A quick outline of how I've been running the bulk of my classes this year. I run a full flipped classroom, meaning that I deliver little direct instruction in class, rather I pre-record my "lectures" for the students to watch. Sometimes that happens at the beginning of the cycle, sometimes in the middle, depending on the inquiry (or Explore) phase.
I use what I think of as a modified Standards-Based Grading model, where I still give 100 point grades (as this is what parents and students most readily understand), but I don't count practice problems, etc for a grade, I just grade something like 50 standards based assessments and the occasional bigger cumulative test.
For most of this year, I've also been allowing self paced in my classroom. What this means is that students have an outline of things they need to get done, some optional, some not, and target dates. There are also some other deadlines that are a little stronger, but those are typically weeks past the target dates to accommodate for students who need a bit more time. It also allowed students to work ahead if they chose to, or to take an extra day or two as needed to get the material.
I also have a pretty generous retake policy (I think) as I allow students to take any of the SBG assessments over twice, for a total of three attempts. It is not the same assessment each time, I have multiple versions of each of these.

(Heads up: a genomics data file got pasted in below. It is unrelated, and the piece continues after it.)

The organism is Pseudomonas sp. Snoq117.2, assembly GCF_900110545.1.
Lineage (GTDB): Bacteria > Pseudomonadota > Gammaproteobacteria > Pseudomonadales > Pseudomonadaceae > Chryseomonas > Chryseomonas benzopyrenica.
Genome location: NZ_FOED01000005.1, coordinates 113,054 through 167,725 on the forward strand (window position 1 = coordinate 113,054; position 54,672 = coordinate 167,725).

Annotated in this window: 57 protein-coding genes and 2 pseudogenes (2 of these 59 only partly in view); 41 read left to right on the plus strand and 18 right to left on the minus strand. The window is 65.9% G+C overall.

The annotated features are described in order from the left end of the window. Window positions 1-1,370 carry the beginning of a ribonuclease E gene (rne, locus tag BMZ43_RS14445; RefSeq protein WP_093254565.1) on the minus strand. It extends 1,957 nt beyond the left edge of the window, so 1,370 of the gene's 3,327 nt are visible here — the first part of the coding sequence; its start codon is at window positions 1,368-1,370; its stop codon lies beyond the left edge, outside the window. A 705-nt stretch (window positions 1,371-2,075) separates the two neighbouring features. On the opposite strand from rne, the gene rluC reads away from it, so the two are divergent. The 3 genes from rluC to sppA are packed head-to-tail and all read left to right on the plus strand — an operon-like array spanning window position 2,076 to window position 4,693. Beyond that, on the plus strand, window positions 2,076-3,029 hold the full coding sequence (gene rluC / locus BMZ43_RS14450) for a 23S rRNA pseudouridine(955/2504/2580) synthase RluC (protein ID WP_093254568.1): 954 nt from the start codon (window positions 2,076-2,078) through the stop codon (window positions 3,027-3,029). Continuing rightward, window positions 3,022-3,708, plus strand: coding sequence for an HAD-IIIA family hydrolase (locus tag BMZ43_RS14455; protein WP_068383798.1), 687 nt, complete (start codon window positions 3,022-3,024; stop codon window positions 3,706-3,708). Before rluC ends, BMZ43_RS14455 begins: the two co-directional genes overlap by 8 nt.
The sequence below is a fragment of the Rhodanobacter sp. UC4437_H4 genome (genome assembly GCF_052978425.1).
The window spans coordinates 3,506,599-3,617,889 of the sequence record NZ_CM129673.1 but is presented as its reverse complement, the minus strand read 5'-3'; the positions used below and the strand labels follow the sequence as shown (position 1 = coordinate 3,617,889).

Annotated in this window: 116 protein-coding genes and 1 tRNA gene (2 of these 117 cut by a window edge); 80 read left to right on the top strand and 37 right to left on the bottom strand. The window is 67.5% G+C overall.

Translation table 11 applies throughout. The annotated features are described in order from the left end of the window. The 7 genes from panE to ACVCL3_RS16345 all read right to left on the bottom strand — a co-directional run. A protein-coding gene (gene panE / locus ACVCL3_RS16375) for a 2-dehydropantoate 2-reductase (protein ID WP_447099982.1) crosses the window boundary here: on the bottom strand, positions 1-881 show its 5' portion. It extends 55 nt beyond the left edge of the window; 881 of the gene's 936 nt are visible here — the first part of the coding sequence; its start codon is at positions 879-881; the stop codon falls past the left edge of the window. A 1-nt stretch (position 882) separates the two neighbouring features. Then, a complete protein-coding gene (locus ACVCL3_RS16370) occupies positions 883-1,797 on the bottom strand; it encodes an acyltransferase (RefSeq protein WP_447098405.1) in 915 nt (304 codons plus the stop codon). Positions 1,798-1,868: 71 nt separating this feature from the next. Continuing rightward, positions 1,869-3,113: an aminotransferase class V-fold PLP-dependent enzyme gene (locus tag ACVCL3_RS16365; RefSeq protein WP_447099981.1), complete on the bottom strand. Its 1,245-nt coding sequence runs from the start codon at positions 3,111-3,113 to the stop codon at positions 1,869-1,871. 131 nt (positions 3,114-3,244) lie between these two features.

My goal behind all of this is manifold, but to shorten this I'll bullet point my reasons for making these big changes (gradually over the past 3 years):
- As a parent of 3 young boys, I believe that as much as possible, home time should be home time. While the videos are supposed to be watched at home, this 20 or so minutes two, maybe three times a week doesn't seem too excessive to me.
- Chemistry is hard, and if students have to struggle at home, they often don't get past the first problem.
- I am much more concerned that they learn the material at all than they get it right the first time. If a student bombs a test the first time and there is no chance for redemption why learn that material other than for the final?
- I want students to learn to manage their time and learn at a pace that is comfortable to them. From the very beginning of my first forays into "flipping" or "21st Century Ed" or whatever buzzword we're calling it this week, I wanted it to be about the students taking charge of their own learning, being as student centered as possible, while still under the umbrella of my state and county standards.
I suspect that all of this sounds like the party line to both those in the party and out. And I'll be honest, I really believe it. I want my students to be able to acquire knowledge and to be able to apply it. I didn't switch over from being a largely lecture based teacher to a constructivist (still not sure I'm that) or 21st century teacher or whatever. I was a very successful lecture based teacher for years, with a lot of students that tell me I inspired them to go on to careers in engineering, science, and medicine. I suspect I could have remained that way and still influence a lot of students in a positive way. A fear has nagged me all along that folks who want to try out "new" (not sure that they are all new) methods of teaching have a tendency to run down teachers who still teach the old way. That's ludicrous as I had a lot of amazing teachers and there was no SBG, videos, workshop model or any of that.